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Old 03-09-2011, 12:00 PM
Adam Stone Adam Stone is offline
 
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Default Cutting/Scoring Drywall

As a GC, we use drywall on almost every job, sometimes in large quantities (ie: 400 or more 12-foot sheets at a time).

Often, long sheets, like the 14-footer in the picture, need to be ripped the entire length. The remaining piece is rendered difficult-to-cut using a standard drywall square (also in the picture). The square relies on the factory edge of a full 4-foot sheet as a guide to score rips and crosscuts. Production drywall guys will often take the entire remaining 2 or 3 foot by 14 foot piece and toss it out because it takes too much time to cut.

We have been using the EZ square and different length rails to get more cuts out of each piece. You can't throw anything away these days.

Not earth-shattering, but very useful.

If we could only develop the EZ Drywall Utility Knife, that rides in the anti-chip groove, you wouldn't even have to concentrate while you're scoring.

Thanks,

Adam Stone
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Old 03-09-2011, 12:11 PM
Dino Dino is offline
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Adam, remember few year back that I told you to use the tracks for many construction applications?
Drywall and ceramic tiles are very easy dealt with ez.
tx for posting
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Old 03-09-2011, 12:27 PM
Randal Stevenson Randal Stevenson is offline
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Quote:
Originally Posted by Adam Stone View Post

If we could only develop the EZ Drywall Utility Knife, that rides in the anti-chip groove, you wouldn't even have to concentrate while you're scoring.

Thanks,

Adam Stone
Some UHMW and make your own base, so it slides along the EAC in the same spot as your saw, or use a flipped over SRK, similar to aligning your fence video.
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Old 03-09-2011, 01:10 PM
Adam Stone Adam Stone is offline
 
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Yes you did, Dino.

Here's another use for the 50" rail.

This is a 2nd-coated problem butt joint in the ceiling. Even though it looks well feathered from the ground, the EZ rail and spot light reveal that it needs many more coats. A reliable straight edge is also valuable when finding framing variations behind drywall, before paint, that are not visible to the naked eye pre-paint.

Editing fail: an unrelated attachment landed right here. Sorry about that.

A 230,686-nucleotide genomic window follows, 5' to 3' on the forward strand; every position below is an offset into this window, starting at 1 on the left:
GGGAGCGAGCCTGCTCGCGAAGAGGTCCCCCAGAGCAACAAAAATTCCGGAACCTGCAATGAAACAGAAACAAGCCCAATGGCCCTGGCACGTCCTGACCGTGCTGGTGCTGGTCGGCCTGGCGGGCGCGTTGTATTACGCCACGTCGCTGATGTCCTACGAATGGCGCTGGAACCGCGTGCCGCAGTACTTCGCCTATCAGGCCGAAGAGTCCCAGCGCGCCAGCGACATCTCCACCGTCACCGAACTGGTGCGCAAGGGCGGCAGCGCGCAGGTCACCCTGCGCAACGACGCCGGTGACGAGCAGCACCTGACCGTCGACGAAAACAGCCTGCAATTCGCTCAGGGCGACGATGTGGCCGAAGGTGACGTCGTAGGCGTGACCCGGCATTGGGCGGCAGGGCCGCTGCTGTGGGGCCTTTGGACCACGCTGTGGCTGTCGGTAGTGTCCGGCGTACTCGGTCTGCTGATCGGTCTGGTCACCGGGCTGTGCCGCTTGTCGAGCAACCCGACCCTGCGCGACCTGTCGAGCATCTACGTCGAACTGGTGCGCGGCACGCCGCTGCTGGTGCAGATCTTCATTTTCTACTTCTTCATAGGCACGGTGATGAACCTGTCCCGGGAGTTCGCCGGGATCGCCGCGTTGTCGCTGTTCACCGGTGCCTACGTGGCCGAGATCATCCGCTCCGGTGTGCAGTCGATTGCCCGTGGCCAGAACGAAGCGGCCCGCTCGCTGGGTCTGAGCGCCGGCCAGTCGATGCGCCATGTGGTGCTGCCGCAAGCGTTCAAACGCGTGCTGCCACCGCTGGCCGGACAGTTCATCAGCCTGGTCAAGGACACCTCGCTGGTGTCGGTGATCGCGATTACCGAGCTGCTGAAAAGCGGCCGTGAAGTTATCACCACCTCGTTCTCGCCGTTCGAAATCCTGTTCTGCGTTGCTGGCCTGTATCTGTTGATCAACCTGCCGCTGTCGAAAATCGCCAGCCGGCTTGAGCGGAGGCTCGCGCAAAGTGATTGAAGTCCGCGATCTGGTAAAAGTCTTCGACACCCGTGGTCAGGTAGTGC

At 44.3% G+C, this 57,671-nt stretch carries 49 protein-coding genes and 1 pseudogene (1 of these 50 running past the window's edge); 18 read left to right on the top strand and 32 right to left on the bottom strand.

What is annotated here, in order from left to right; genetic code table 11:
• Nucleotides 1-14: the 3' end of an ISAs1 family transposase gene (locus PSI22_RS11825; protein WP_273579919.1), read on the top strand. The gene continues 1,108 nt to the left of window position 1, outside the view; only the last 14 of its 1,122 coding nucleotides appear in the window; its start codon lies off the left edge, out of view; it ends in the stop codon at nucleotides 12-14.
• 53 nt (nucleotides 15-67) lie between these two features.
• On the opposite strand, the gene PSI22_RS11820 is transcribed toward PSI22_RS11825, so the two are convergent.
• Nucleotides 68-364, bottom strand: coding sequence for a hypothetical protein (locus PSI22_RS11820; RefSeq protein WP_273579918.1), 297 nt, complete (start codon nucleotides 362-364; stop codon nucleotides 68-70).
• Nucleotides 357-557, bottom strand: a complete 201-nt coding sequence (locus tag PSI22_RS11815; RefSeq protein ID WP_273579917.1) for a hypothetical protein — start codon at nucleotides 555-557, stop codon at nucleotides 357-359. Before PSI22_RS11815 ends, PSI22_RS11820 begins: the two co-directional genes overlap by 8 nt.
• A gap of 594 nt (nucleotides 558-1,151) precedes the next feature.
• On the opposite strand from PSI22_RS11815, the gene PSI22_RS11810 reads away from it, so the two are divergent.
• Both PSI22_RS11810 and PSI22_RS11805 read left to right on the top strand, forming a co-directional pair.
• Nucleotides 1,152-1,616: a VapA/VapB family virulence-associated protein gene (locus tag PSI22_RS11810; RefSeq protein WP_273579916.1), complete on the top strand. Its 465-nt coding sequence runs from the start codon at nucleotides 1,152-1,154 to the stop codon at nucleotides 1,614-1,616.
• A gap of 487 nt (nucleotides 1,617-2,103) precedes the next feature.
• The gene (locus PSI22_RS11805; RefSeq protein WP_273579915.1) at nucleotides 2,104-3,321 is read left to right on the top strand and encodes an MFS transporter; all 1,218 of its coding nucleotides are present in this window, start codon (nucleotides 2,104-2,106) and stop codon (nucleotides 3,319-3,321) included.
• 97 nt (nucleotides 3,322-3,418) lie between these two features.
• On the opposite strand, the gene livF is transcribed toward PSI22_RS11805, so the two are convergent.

Thanks,

Adam Stone
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  #5  
Old 03-10-2011, 02:47 AM
Dino Dino is offline
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Quote:
Originally Posted by Adam Stone View Post
Yes you did, Dino.

Here's another use for the 50" rail.

This is a 2nd-coated problem butt joint in the ceiling. Even though it looks well feathered from the ground, the EZ rail and spot light reveal that it needs many more coats. A reliable straight edge is also valuable when finding framing variations behind drywall, before paint, that are not visible to the naked eye pre-paint.

Thanks,

Adam Stone
Adam, I will plaster a house soon using a special plaster mix that I come up 20 years ago.. the d-mix
the ez-track with the white edges make the perfect tool fo this king of wotk
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Old 03-10-2011, 09:23 AM
Adam Stone Adam Stone is offline
 
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Dino,

That is such a great idea. We are on a job right now involving drywall repairs from storm damage among many other things. We often have to cut out long runs of damaged material and install new 1/2" board. All new-to-old work seams are similar to butt joints, or worse, and often 4 feet apart. We have been applying thin plaster with a roller and leveling with an 18 or 24 inch rubber trowel to get everything flat. It usually requires at least several passes and a good eye. If we apply the plaster the same way and then use the 64" rail with the white edge, we can skim fully between the taped joints, making everything flat between the joints in one pass.

I may beat you to it and try this by the end of the week. I'll report back. Great idea!

We also built a bunch of cabinets/built-ins in this house already using our typical setup of rails, SRK, etc. I will post pictures in the other thread when I have time.

Thanks,

Adam Stone
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Old 03-10-2011, 09:27 AM
jswingchun jswingchun is offline
 
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Quote:
Originally Posted by Randal Stevenson View Post
Some UHMW and make your own base, so it slides along the EAC in the same spot as your saw...
Randall's homemade base plus a mini ripsizer maybe?
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Old 07-07-2011, 09:48 PM
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Philphoto Philphoto is offline
 
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Default Drywall scorer

I am not sure anyone was aware but Fiskars makes round cutting wheels for crafters and seamstresses. I should not take a lot of work to make a sliding wheel holder that travels the distance inside a rip sizer, and a 48" track with square - handle for cross cuts. That way both directions could be cut. A round blade should last longer than the straight blade. If you used a round fabric blade you can have them resharpened instead of throw away.

It crossed my mind last year when I was doing some drywall, I kept thinking Dino would have a better idea than this stupid T Square.

Just an idea.
Phil
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